Suitcase and World: On the Way to Arba Minch. Meeting The Halaba.

Friday, January 24, 2014

On the Way to Arba Minch. Meeting The Halaba.

Halaba children and women waving us goodbye as we leave their small compound.

Today was another long day's drive. Our guide had set our expectations that our trip through the south would indeed involve a lot of road trips. I love road trips so I don't mind at all.

Speaking of our guide, we finally got his name! Pat had him write it down in her notebook and he had him pronounce a couple of times. His name is spelled Netsanet but it's pronounced "Net-sahn-yet". It took a day but at least now I don't have to keep referring to him as "our guide".

It was an early morning departure and by now the kitfo that had filled my belly all day yesterday was now pretty much out of my system and I was ready to eat.  Before leaving my bungalow, I enjoyed taking in the view of Lake Langano from my terrace.  It was beautiful morning to be out.

I left my bungalow for the dining hall a few minutes early.  I didn't make it down to the beach but it was nice to just gaze out over the water.

Sun rising over the lake

View looking back into my bungalow.   I really sitting out and just enjoying the view.

Superb Starlings, with their gorgeous iridescent blue and turquoise colored feathers were flitting about the hotel grounds.

I had a v-e-r-y filling breakfast with a good cup of tea to wash my meal down with.

We headed out right after breakfast - cars were fully loaded up with all our luggage.  Netsanet had told us that we would be rotating cars on a daily basis. Those sitting in Car 1 would move to Car 3, Car 2 folks would move up to Car 1 and we would be in Car 2 etc. Seemed so unnecessarily complicated to me so Pat, Jean and I just got back into Car 3.  We like each others company, Negatu is a good driver - we're enjoying ourselves.  Pat got the front seat today - we'll take turns doing that.

Pat checking her luggage in trunk of Car 3.

It was nice to back in the same car and chatting with the gals.  So far, the road has been excellent i.e., fully paved with no pot holes. This morning, I was sitting on the sunny side and at times, I have to admit, I just wanted to close my eyes and take a rest.  Of course, I did take a few photos of the world we were making our way through.

Donkey drawn carts and people walking - such a common scene that after a while, you don't even notice it any more.

This part of Ethiopia is populated by Muslims.  We passed quite a few cemeteries - recognizable by the moon and crescent
atop the tombstone....and they were very colorful tombstones!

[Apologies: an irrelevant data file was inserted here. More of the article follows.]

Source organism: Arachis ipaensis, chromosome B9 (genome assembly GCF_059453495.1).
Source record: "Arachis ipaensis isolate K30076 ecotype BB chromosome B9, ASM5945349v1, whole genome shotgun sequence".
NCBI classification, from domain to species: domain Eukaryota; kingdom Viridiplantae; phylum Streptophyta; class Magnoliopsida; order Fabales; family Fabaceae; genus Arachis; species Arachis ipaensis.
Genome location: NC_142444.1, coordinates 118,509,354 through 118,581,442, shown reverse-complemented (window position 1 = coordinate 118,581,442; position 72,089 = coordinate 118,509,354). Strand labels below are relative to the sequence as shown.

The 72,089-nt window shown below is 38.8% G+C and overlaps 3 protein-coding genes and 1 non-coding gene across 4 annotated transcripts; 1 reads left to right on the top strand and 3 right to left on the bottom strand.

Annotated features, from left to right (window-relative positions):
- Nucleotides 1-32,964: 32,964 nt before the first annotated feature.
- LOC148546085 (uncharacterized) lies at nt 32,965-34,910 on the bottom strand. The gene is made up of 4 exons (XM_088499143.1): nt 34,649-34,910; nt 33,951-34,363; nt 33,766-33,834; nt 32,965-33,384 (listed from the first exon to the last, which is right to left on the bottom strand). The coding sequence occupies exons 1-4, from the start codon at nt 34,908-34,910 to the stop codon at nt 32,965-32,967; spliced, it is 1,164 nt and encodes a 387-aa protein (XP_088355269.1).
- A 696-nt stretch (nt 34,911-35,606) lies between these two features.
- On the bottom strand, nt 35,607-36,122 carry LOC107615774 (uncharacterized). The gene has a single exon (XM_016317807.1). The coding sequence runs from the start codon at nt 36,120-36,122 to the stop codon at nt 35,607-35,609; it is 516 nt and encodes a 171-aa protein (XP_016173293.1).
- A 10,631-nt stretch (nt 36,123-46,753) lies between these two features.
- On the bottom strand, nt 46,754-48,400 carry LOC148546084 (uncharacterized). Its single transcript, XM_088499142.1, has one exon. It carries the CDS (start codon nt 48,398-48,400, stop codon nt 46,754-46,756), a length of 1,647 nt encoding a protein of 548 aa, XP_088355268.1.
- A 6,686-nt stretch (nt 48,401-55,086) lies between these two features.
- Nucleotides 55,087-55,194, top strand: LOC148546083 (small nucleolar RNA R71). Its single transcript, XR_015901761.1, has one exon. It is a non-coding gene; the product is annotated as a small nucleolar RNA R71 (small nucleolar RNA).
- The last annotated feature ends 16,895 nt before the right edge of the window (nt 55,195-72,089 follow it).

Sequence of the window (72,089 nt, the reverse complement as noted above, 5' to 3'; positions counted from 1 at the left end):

Lots of small towns and villages filled with ramshackle buildings. To say that Ethiopia is a poor country is an understatement.

We also passed by a lot of village homes like this one - circular mud buildings with thatched roofs.

About two hours of driving later and we had arrived at a Halaba compound.  The Halaba (also spelled Allaba, Alaaba) are a large (estimated population of 204,000) indigenous people that call this region of Ethiopia home.  The Halaba are known for their painted houses or as they are known here, toukouls.  We got our of our van and while we were greeted some very friendly children, they were not like those who had swarmed around us yesterday.  The Halaba children, especially the girls with their shaved heads save one wisp of hair near their forehead, were just adorable.  Underneath the layer of grime and torn and tattered clothing were some pretty happy children.

Before we entered into one of the houses, we took a few minutes to wander about the grounds.  We were basically in a small compound, not really a village.  The homes were situated quite close to the main road but luckily, there's enough land around for the kids to run around and play.

The circular mud homes with their neatly trimmed thatched roofs, had murals painted on the exterior.

We followed Netsanet inside one of the homes.  There was a raised platform area for seating and sleeping, a separate area for cooking and a small for baby animals.  The woman who lived in this house definitely kept it clean, as clean as mud house could possibly be.  The walls were again painted.  The woman told us that she pays a person to come and do the painting - it cost her 1000 birr (about $50 USD) which is a king's ransom here!